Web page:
Carl Wilhelm Scheele (1742-1786) was a pharmaceutical chemist who discovered oxygen, chlorine, and manganese. Born in an area of Germany that was under Swedish jurisdiction, Scheele became a pharmacist’s apprentice in Gothenburg, Sweden at the age of 15.
During his apprenticeship, he became very interested in chemistry and spent much time reading about and experimenting with chemicals available in the pharmacy. Several years later, he moved to Malmo, Sweden, to work at a pharmacy. During this time, he began working with scientists at Lund University.
Scheele moved several times to work in different pharmacies with various scientists. He settled in a small town calling Koping, to become an apothecary with his own business. Scheele studied at the Royal Swedish Academy of Science.
He was known for his outstanding analytical skills to study gases, despite the lack of equipment. He did not have a proper oven for generating heat and analyzing minerals. Scheele also used simple instruments that were borrowed or improvised.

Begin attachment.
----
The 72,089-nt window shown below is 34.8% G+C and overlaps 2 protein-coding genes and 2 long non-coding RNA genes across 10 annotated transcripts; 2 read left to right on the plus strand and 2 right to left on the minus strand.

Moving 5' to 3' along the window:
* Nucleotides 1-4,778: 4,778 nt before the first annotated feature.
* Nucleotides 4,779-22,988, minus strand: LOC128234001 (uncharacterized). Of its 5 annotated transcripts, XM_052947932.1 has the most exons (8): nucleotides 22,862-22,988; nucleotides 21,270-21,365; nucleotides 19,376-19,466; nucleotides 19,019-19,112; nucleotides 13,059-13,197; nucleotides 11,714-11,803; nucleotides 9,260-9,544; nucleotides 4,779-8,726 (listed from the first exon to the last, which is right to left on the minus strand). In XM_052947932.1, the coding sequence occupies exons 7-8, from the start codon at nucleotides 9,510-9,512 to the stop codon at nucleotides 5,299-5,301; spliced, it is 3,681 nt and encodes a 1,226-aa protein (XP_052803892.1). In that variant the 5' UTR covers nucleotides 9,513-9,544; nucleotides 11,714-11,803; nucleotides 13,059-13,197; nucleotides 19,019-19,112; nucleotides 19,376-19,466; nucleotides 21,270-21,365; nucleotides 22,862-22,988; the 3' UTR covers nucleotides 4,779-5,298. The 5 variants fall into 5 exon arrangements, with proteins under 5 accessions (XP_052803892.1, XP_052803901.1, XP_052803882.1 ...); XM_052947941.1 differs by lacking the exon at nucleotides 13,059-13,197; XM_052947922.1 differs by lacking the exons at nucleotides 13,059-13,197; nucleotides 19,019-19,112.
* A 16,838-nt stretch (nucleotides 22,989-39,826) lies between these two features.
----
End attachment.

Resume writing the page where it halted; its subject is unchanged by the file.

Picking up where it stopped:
Scheele first contributed to the discovery of tartaric acid, later discovering chlorine, and barium oxide. He worked with black magnesia and manganese but was unable to isolate the manganese.
Working in all fields of chemistry, Scheele studied mineral acids (arsenic acid, molybdic acid, and tungstic acid). He distinguished molybdenite and graphite, worked on phosphorous (and its compounds), studied the effect of light on silver salts, and determined properties of hydrofluoric acid and its salts.
Scheele also studied/isolated for the first time many organic acids, some of which included lactic, citric, and malic, as well as other organic substances such as casein, aldehyde, and glycerol.
Scheele is most famous for his role in the discovery of oxygen, which he made independently, but at the same time as scientist Joseph Priestley. Scheele used his own experiments to prove the prevailing phlogiston theory, discovering chlorine and oxygen in this manner.
Scheele had worked with a fellow scientist named Torbern Bergman for many years. During this time, Scheele frequently consulted Bergman and did not take regular lab notes. Because of this, Bergman (and many other chemists) profited heavily from Scheele’s work of 15,000-20,000 experiments.
Scheele’s early death in 1786 was likely due to damage from frequent experiments with cyanide and arsenic without proper ventilation. While on his deathbed, Scheele married his housekeeper and transferred the pharmacy and other assets to her.
Brittanica.com: Carl Wilhelm Scheele https://www.britannica.com/biography/Carl-Wilhelm-Scheele . Accessed March 25, 2019.